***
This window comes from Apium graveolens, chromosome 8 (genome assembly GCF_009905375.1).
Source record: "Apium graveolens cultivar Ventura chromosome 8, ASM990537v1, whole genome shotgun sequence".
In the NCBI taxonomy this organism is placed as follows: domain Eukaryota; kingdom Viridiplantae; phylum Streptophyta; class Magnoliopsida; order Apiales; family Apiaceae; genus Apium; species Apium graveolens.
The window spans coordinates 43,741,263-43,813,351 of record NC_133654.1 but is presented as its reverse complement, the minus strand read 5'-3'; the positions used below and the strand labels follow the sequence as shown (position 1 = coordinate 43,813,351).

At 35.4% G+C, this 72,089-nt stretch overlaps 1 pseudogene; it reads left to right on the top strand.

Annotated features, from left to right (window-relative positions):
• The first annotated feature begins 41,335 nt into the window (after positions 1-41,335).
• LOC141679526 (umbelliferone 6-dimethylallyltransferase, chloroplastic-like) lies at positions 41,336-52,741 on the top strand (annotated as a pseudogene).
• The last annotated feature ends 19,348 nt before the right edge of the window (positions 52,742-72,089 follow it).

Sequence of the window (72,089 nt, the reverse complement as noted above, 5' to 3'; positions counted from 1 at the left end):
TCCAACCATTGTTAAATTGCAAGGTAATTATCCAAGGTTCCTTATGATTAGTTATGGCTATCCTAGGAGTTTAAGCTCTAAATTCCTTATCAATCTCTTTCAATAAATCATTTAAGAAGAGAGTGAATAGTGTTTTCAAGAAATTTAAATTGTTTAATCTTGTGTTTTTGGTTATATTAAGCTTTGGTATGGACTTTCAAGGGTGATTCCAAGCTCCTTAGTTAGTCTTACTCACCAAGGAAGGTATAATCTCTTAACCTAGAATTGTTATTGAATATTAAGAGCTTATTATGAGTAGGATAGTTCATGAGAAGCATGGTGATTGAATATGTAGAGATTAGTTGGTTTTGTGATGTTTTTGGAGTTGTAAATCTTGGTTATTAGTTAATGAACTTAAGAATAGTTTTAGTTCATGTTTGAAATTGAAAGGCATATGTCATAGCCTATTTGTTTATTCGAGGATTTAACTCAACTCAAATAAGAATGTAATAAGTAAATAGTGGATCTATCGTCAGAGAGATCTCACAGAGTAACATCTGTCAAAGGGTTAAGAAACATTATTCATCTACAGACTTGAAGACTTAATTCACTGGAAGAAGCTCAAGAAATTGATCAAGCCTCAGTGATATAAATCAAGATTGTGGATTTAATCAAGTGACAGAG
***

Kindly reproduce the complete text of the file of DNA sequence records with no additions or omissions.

This window comes from Apium graveolens, chromosome 8 (genome assembly GCF_009905375.1).
Source record: "Apium graveolens cultivar Ventura chromosome 8, ASM990537v1, whole genome shotgun sequence".
In the NCBI taxonomy this organism is placed as follows: domain Eukaryota; kingdom Viridiplantae; phylum Streptophyta; class Magnoliopsida; order Apiales; family Apiaceae; genus Apium; species Apium graveolens.
The window spans coordinates 43,741,263-43,813,351 of record NC_133654.1 but is presented as its reverse complement, the minus strand read 5'-3'; the positions used below and the strand labels follow the sequence as shown (position 1 = coordinate 43,813,351).

At 35.4% G+C, this 72,089-nt stretch overlaps 1 pseudogene; it reads left to right on the top strand.

Annotated features, from left to right (window-relative positions):
• The first annotated feature begins 41,335 nt into the window (after positions 1-41,335).
• LOC141679526 (umbelliferone 6-dimethylallyltransferase, chloroplastic-like) lies at positions 41,336-52,741 on the top strand (annotated as a pseudogene).
• The last annotated feature ends 19,348 nt before the right edge of the window (positions 52,742-72,089 follow it).

Sequence of the window (72,089 nt, the reverse complement as noted above, 5' to 3'; positions counted from 1 at the left end):
TCCAACCATTGTTAAATTGCAAGGTAATTATCCAAGGTTCCTTATGATTAGTTATGGCTATCCTAGGAGTTTAAGCTCTAAATTCCTTATCAATCTCTTTCAATAAATCATTTAAGAAGAGAGTGAATAGTGTTTTCAAGAAATTTAAATTGTTTAATCTTGTGTTTTTGGTTATATTAAGCTTTGGTATGGACTTTCAAGGGTGATTCCAAGCTCCTTAGTTAGTCTTACTCACCAAGGAAGGTATAATCTCTTAACCTAGAATTGTTATTGAATATTAAGAGCTTATTATGAGTAGGATAGTTCATGAGAAGCATGGTGATTGAATATGTAGAGATTAGTTGGTTTTGTGATGTTTTTGGAGTTGTAAATCTTGGTTATTAGTTAATGAACTTAAGAATAGTTTTAGTTCATGTTTGAAATTGAAAGGCATATGTCATAGCCTATTTGTTTATTCGAGGATTTAACTCAACTCAAATAAGAATGTAATAAGTAAATAGTGGATCTATCGTCAGAGAGATCTCACAGAGTAACATCTGTCAAAGGGTTAAGAAACATTATTCATCTACAGACTTGAAGACTTAATTCACTGGAAGAAGCTCAAGAAATTGATCAAGCCTCAGTGATATAAATCAAGATTGTGGATTTAATCAAGTGACAGAG